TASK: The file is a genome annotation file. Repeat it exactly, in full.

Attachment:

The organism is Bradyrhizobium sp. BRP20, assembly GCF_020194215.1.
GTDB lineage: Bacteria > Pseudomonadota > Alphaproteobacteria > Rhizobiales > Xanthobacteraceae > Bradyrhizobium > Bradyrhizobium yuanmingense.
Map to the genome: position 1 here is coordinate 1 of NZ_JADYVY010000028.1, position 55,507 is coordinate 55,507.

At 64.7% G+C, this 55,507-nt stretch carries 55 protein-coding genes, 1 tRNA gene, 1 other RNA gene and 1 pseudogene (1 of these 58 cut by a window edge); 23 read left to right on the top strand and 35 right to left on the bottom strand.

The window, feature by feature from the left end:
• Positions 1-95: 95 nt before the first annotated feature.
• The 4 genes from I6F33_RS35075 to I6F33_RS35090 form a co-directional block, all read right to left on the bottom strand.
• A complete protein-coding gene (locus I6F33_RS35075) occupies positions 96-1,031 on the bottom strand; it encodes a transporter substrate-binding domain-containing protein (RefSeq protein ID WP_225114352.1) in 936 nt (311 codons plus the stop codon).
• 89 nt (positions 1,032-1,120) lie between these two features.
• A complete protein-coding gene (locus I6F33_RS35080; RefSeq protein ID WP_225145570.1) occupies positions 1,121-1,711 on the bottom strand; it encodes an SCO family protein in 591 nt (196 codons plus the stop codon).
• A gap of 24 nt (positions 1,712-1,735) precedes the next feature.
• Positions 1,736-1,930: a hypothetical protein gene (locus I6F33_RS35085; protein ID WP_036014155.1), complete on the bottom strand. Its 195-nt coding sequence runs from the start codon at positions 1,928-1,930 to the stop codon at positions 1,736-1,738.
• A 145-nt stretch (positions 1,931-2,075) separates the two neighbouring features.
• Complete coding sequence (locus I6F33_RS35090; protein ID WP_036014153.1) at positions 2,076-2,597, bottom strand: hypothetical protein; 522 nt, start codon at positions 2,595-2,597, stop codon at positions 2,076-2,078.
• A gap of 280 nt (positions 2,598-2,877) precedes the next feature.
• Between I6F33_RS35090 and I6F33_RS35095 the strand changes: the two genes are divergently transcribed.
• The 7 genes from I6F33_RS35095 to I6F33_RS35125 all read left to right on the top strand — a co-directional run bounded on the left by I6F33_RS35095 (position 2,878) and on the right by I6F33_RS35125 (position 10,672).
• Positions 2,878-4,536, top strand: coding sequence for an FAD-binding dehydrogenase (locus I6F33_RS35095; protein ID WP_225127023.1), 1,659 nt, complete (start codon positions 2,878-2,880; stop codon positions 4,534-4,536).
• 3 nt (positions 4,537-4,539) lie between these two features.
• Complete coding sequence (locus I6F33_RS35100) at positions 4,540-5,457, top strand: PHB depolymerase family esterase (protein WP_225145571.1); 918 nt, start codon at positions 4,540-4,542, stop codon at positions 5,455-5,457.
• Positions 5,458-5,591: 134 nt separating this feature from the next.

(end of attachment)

The organism is Bradyrhizobium sp. BRP20, assembly GCF_020194215.1.
GTDB lineage: Bacteria > Pseudomonadota > Alphaproteobacteria > Rhizobiales > Xanthobacteraceae > Bradyrhizobium > Bradyrhizobium yuanmingense.
Map to the genome: position 1 here is coordinate 1 of NZ_JADYVY010000028.1, position 55,507 is coordinate 55,507.

At 64.7% G+C, this 55,507-nt stretch carries 55 protein-coding genes, 1 tRNA gene, 1 other RNA gene and 1 pseudogene (1 of these 58 cut by a window edge); 23 read left to right on the top strand and 35 right to left on the bottom strand.

The window, feature by feature from the left end:
• Positions 1-95: 95 nt before the first annotated feature.
• The 4 genes from I6F33_RS35075 to I6F33_RS35090 form a co-directional block, all read right to left on the bottom strand.
• A complete protein-coding gene (locus I6F33_RS35075) occupies positions 96-1,031 on the bottom strand; it encodes a transporter substrate-binding domain-containing protein (RefSeq protein ID WP_225114352.1) in 936 nt (311 codons plus the stop codon).
• 89 nt (positions 1,032-1,120) lie between these two features.
• A complete protein-coding gene (locus I6F33_RS35080; RefSeq protein ID WP_225145570.1) occupies positions 1,121-1,711 on the bottom strand; it encodes an SCO family protein in 591 nt (196 codons plus the stop codon).
• A gap of 24 nt (positions 1,712-1,735) precedes the next feature.
• Positions 1,736-1,930: a hypothetical protein gene (locus I6F33_RS35085; protein ID WP_036014155.1), complete on the bottom strand. Its 195-nt coding sequence runs from the start codon at positions 1,928-1,930 to the stop codon at positions 1,736-1,738.
• A 145-nt stretch (positions 1,931-2,075) separates the two neighbouring features.
• Complete coding sequence (locus I6F33_RS35090; protein ID WP_036014153.1) at positions 2,076-2,597, bottom strand: hypothetical protein; 522 nt, start codon at positions 2,595-2,597, stop codon at positions 2,076-2,078.
• A gap of 280 nt (positions 2,598-2,877) precedes the next feature.
• Between I6F33_RS35090 and I6F33_RS35095 the strand changes: the two genes are divergently transcribed.
• The 7 genes from I6F33_RS35095 to I6F33_RS35125 all read left to right on the top strand — a co-directional run bounded on the left by I6F33_RS35095 (position 2,878) and on the right by I6F33_RS35125 (position 10,672).
• Positions 2,878-4,536, top strand: coding sequence for an FAD-binding dehydrogenase (locus I6F33_RS35095; protein ID WP_225127023.1), 1,659 nt, complete (start codon positions 2,878-2,880; stop codon positions 4,534-4,536).
• 3 nt (positions 4,537-4,539) lie between these two features.
• Complete coding sequence (locus I6F33_RS35100) at positions 4,540-5,457, top strand: PHB depolymerase family esterase (protein WP_225145571.1); 918 nt, start codon at positions 4,540-4,542, stop codon at positions 5,455-5,457.
• Positions 5,458-5,591: 134 nt separating this feature from the next.